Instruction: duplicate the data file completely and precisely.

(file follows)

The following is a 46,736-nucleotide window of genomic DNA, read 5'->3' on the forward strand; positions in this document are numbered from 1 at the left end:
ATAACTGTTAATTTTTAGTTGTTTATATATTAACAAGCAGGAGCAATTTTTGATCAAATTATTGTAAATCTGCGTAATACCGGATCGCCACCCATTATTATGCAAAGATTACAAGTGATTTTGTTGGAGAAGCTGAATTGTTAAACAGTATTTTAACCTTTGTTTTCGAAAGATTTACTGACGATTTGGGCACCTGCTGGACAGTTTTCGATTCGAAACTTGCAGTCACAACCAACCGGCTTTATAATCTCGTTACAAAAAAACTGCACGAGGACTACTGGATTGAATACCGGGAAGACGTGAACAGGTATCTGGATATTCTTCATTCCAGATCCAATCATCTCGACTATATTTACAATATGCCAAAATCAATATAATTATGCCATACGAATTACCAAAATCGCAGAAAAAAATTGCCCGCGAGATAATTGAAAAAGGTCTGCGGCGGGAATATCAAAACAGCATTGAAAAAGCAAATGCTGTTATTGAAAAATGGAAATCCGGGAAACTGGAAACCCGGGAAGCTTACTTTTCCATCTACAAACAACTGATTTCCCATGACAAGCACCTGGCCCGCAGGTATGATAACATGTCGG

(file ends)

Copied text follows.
The following is a 46,736-nucleotide window of genomic DNA, read 5'->3' on the forward strand; positions in this document are numbered from 1 at the left end:
ATAACTGTTAATTTTTAGTTGTTTATATATTAACAAGCAGGAGCAATTTTTGATCAAATTATTGTAAATCTGCGTAATACCGGATCGCCACCCATTATTATGCAAAGATTACAAGTGATTTTGTTGGAGAAGCTGAATTGTTAAACAGTATTTTAACCTTTGTTTTCGAAAGATTTACTGACGATTTGGGCACCTGCTGGACAGTTTTCGATTCGAAACTTGCAGTCACAACCAACCGGCTTTATAATCTCGTTACAAAAAAACTGCACGAGGACTACTGGATTGAATACCGGGAAGACGTGAACAGGTATCTGGATATTCTTCATTCCAGATCCAATCATCTCGACTATATTTACAATATGCCAAAATCAATATAATTATGCCATACGAATTACCAAAATCGCAGAAAAAAATTGCCCGCGAGATAATTGAAAAAGGTCTGCGGCGGGAATATCAAAACAGCATTGAAAAAGCAAATGCTGTTATTGAAAAATGGAAATCCGGGAAACTGGAAACCCGGGAAGCTTACTTTTCCATCTACAAACAACTGATTTCCCATGACAAGCACCTGGCCCGCAGGTATGATAACATGTCGG